It has been almost exactly twelve years since I moved into my little house in Fort Worth.
I had been house hunting, off and on, for about a year, when I found it. In that time I had driven my realtor to distraction, turning away from one house after another that seemed to meet the qualifications I had listed for her, but did not appeal to me on some deeper level. There were always practical reasons, of course: I didn’t like the street, the roof looked like it might need a re-shingling, unsightly cracks in the walkways around the house. One place even had carpeting in the kitchen! Who does that?!
The truth is, I fully expected that any place I bought would require some vigorous remodeling, and any of those blemishes could have been dealt with in good time. These were the “practical” excuses, which I could express out loud, in leu of the real reason for all these rejections…, none of these houses spoke to me.
At one point, I nearly put a deposit down on a house a few blocks away from where I currently live. I stopped myself at the last minute, when I realized that I was doing it because I was upset with myself for being unable to settle on something, and because I could feel the exasperation coming off of my realtor in waves.
I don’t like being an unreasonable person, and it WAS a perfectly serviceable little house, with a nice big porch and very tall ceilings.
Did I mention the carpeting in the kitchen?
Well sure, I could have torn the carpeting out and put in some nice tile, but that seemed like a lot of work for a house that didn’t have anything to say for itself.
So I gave it a pass.
“Okay, so why don’t you look at the listings on the web again and if you see something that you really like, just give me a call and we’ll take a look.”
Translation: “Stop wasting my time.”
So, back to the real-estate listings I went, and almost right away I spotted this cute little white house that hadn’t been there on my previous searches. The price was right and the square footage looked good, but I almost didn’t call because I was afraid it might be another dud.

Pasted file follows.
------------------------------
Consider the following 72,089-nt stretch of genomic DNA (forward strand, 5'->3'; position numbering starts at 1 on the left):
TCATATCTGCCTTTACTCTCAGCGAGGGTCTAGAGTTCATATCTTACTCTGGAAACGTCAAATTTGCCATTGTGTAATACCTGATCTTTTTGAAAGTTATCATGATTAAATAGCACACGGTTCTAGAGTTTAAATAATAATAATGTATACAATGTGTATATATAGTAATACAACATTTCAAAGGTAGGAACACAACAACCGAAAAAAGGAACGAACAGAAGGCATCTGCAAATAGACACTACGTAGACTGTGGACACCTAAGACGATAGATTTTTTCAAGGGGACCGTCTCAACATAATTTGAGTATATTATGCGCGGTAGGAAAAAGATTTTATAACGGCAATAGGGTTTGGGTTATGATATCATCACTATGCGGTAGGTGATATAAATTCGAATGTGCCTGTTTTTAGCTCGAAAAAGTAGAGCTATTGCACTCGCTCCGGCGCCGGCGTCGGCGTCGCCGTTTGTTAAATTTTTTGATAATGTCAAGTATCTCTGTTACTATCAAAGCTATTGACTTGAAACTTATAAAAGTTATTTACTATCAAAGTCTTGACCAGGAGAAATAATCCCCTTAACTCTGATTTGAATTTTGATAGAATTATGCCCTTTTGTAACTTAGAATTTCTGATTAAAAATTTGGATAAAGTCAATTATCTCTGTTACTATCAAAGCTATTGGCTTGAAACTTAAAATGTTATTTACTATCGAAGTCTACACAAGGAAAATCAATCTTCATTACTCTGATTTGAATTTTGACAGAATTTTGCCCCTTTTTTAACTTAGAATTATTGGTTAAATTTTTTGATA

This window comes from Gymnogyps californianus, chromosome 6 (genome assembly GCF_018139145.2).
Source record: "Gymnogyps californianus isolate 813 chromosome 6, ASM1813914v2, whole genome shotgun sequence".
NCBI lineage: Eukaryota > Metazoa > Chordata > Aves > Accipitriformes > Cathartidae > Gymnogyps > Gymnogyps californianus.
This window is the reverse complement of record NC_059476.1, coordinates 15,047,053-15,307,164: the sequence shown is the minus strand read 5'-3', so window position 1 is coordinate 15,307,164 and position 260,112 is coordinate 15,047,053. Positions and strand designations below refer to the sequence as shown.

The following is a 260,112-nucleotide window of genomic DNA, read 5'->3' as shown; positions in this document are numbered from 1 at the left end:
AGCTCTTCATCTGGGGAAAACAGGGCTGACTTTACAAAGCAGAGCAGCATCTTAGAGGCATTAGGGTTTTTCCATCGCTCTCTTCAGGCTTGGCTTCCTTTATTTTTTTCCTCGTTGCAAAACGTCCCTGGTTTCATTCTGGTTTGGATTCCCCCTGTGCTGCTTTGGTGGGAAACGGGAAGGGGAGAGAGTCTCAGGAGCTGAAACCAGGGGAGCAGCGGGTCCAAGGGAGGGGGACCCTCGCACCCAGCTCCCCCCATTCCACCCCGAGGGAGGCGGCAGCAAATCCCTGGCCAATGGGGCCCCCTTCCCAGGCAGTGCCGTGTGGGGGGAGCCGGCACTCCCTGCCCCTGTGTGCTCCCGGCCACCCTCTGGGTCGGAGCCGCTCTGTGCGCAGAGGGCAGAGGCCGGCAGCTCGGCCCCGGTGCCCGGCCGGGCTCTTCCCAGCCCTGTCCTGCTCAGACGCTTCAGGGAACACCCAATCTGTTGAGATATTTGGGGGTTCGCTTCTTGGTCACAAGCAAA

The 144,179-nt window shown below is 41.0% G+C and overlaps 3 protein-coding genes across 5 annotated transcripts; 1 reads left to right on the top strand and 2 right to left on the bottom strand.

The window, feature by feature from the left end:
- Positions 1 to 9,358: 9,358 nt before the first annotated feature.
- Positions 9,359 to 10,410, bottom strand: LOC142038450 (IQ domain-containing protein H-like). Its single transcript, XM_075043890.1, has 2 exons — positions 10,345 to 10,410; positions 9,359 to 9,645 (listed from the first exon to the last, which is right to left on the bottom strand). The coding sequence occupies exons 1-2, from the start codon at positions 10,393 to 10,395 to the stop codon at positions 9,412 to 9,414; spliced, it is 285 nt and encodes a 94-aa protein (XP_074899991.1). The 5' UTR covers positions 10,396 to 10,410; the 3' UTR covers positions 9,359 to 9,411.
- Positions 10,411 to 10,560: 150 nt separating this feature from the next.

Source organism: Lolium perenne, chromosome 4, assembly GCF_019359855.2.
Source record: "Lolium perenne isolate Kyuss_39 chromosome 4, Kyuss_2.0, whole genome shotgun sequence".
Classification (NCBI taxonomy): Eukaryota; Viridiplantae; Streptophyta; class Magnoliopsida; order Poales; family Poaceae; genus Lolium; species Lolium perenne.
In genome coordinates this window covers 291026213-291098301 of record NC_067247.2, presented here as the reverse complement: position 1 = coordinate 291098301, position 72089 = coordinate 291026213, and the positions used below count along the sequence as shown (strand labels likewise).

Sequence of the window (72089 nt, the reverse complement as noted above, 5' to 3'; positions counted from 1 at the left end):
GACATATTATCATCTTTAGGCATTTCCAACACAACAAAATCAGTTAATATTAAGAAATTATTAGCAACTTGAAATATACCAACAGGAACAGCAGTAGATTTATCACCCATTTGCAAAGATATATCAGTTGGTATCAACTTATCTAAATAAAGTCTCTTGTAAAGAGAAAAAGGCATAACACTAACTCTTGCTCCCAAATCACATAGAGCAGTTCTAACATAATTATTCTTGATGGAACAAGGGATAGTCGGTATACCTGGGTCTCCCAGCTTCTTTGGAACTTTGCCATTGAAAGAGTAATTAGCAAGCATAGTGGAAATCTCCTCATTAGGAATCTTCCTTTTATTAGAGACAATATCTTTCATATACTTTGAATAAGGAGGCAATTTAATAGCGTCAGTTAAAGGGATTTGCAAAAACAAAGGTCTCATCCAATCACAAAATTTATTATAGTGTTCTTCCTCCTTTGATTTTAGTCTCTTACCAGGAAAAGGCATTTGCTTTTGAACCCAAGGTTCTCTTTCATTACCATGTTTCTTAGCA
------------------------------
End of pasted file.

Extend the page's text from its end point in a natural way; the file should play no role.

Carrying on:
Sure enough, there were some cracks over a few of the interior doorways, along with wretched blue carpeting (replete with cigarette burns), and a ghastly drop-ceiling in the den (converted garage). On the other hand, I liked the odd layout of the place, the 1950’s style kitchen was charming, and the street seemed quiet and friendly.
Then, we stepped through the back door and into the yard beyond and I was sold. The entire thing was enclosed within a leafy canopy. Oak, hackberry, and mesquite trees arched from either side of the yard creating a shady avenue, at the center of which stood a massive oak.
No matter where I walked in that yard, I couldn’t pull my eyes away from that tree for long. We wandered back inside, to give the house another walkthrough, and I noticed how the bedroom and kitchen windows both gave excellent views of the backyard and the dominate tree at its center.
The tree, the yard, the house…, they spoke to me, and all the little problems that would have caused me to keep looking, had it been any other house, became projects that I would get to eventually.
Needless to say, I bought the house.
That was twelve years ago.
I’ve spent a lot of the intervening years dealing with maintenance problems and remodeling projects that never seem to end. I’ve just spent the last two weeks away from work, trying to get caught up on some of those projects and frankly, I am bone-tired.